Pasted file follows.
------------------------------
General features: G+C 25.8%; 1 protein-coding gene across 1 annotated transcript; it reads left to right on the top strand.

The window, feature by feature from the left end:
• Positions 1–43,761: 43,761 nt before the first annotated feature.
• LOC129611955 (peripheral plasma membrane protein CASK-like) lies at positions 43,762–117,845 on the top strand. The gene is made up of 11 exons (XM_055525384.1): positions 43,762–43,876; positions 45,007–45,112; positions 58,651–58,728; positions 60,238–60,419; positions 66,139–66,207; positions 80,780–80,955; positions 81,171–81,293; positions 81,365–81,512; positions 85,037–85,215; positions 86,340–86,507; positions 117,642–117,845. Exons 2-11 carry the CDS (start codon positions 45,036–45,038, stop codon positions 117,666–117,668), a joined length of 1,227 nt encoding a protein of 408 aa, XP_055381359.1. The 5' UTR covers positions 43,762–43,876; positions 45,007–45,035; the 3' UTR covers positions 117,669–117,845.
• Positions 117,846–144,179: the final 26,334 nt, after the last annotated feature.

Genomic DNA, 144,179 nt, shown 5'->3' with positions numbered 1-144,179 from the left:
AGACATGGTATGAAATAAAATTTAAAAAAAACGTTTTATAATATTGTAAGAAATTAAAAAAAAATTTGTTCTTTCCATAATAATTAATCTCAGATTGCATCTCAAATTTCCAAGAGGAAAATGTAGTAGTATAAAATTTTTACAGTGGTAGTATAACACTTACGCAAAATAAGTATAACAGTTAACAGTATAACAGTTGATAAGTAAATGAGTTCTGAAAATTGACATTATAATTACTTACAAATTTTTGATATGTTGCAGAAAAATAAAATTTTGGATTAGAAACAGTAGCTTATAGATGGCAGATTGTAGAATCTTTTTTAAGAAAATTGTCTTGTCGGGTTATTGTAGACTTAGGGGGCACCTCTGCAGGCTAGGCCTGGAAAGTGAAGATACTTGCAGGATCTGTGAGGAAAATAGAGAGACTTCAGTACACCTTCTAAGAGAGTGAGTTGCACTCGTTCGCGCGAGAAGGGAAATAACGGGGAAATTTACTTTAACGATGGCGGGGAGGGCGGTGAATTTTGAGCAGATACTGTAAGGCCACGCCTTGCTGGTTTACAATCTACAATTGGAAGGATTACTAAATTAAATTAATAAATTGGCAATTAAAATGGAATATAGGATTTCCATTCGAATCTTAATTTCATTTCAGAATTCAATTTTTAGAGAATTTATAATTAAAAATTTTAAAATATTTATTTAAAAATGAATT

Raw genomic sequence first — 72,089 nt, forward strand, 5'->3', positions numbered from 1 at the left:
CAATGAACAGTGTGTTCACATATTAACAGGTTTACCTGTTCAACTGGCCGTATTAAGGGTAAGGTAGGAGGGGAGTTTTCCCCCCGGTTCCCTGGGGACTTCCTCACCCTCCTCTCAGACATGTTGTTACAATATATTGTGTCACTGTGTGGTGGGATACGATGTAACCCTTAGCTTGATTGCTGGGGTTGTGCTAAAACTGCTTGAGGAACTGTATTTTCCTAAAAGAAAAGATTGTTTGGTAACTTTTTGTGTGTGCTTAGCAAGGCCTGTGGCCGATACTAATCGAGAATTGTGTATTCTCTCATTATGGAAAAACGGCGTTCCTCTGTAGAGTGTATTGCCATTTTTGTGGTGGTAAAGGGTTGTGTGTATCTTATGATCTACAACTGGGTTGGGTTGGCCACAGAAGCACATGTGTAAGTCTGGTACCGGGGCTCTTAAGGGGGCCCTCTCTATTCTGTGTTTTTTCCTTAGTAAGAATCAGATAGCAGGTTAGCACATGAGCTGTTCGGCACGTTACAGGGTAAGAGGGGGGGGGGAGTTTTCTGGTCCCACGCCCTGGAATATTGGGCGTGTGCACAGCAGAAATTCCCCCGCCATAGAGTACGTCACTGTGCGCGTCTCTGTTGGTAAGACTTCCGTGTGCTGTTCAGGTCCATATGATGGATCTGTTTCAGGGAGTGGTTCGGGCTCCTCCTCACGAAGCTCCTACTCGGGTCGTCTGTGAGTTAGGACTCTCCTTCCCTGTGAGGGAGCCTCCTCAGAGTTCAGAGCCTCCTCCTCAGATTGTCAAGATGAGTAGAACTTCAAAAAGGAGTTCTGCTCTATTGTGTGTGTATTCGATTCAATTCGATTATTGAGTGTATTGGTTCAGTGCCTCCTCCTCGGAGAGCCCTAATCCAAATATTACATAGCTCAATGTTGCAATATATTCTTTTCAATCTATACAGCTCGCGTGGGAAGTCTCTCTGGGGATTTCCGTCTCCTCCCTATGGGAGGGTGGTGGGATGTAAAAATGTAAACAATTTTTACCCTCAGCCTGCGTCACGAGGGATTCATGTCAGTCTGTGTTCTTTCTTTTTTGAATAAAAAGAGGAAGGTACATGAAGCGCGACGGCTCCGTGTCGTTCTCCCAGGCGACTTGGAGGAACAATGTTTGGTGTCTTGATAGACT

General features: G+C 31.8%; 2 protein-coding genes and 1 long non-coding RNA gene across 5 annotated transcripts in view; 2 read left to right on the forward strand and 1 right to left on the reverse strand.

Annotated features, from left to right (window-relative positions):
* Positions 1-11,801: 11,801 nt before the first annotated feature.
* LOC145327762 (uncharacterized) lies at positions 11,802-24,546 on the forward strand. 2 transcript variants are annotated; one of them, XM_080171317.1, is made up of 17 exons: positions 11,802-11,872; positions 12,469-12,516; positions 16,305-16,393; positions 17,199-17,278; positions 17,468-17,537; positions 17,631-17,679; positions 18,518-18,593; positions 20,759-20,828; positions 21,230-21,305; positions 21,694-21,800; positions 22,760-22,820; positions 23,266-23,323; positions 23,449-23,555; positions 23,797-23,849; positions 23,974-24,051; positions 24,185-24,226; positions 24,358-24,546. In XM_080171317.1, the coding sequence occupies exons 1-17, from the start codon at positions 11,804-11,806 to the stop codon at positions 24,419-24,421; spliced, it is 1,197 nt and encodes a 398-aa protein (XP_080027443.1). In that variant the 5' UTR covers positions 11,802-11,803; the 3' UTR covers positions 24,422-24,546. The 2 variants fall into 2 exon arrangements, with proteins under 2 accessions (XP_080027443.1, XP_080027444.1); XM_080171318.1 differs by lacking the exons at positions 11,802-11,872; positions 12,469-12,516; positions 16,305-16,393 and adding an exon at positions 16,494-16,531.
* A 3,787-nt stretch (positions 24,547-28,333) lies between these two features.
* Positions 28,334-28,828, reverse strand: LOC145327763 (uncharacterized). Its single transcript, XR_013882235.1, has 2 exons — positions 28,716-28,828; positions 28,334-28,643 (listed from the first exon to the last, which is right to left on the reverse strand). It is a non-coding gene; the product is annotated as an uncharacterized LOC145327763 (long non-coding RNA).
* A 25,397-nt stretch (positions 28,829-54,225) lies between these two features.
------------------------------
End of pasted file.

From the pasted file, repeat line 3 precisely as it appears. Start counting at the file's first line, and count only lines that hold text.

• Positions 1–43,761: 43,761 nt before the first annotated feature.